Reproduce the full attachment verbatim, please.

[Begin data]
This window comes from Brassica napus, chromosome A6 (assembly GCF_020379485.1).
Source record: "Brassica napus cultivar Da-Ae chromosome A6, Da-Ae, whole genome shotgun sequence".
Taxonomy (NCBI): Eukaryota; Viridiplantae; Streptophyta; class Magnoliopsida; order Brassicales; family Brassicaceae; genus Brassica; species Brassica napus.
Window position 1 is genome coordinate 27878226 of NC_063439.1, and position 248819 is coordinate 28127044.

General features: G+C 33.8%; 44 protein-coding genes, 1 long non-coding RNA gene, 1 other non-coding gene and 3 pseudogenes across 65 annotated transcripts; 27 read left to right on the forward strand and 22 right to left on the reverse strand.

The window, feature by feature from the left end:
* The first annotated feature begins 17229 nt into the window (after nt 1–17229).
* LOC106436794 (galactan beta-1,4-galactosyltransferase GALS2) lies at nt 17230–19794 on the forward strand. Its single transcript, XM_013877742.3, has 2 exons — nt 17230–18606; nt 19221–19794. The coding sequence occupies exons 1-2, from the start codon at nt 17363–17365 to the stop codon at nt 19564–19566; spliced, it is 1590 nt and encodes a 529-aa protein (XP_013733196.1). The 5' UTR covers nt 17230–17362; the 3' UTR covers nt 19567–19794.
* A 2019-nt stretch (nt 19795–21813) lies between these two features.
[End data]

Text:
This window comes from Brassica napus, chromosome A6 (assembly GCF_020379485.1).
Source record: "Brassica napus cultivar Da-Ae chromosome A6, Da-Ae, whole genome shotgun sequence".
Taxonomy (NCBI): Eukaryota; Viridiplantae; Streptophyta; class Magnoliopsida; order Brassicales; family Brassicaceae; genus Brassica; species Brassica napus.
Window position 1 is genome coordinate 27878226 of NC_063439.1, and position 248819 is coordinate 28127044.

General features: G+C 33.8%; 44 protein-coding genes, 1 long non-coding RNA gene, 1 other non-coding gene and 3 pseudogenes across 65 annotated transcripts; 27 read left to right on the forward strand and 22 right to left on the reverse strand.

The window, feature by feature from the left end:
* The first annotated feature begins 17229 nt into the window (after nt 1–17229).
* LOC106436794 (galactan beta-1,4-galactosyltransferase GALS2) lies at nt 17230–19794 on the forward strand. Its single transcript, XM_013877742.3, has 2 exons — nt 17230–18606; nt 19221–19794. The coding sequence occupies exons 1-2, from the start codon at nt 17363–17365 to the stop codon at nt 19564–19566; spliced, it is 1590 nt and encodes a 529-aa protein (XP_013733196.1). The 5' UTR covers nt 17230–17362; the 3' UTR covers nt 19567–19794.
* A 2019-nt stretch (nt 19795–21813) lies between these two features.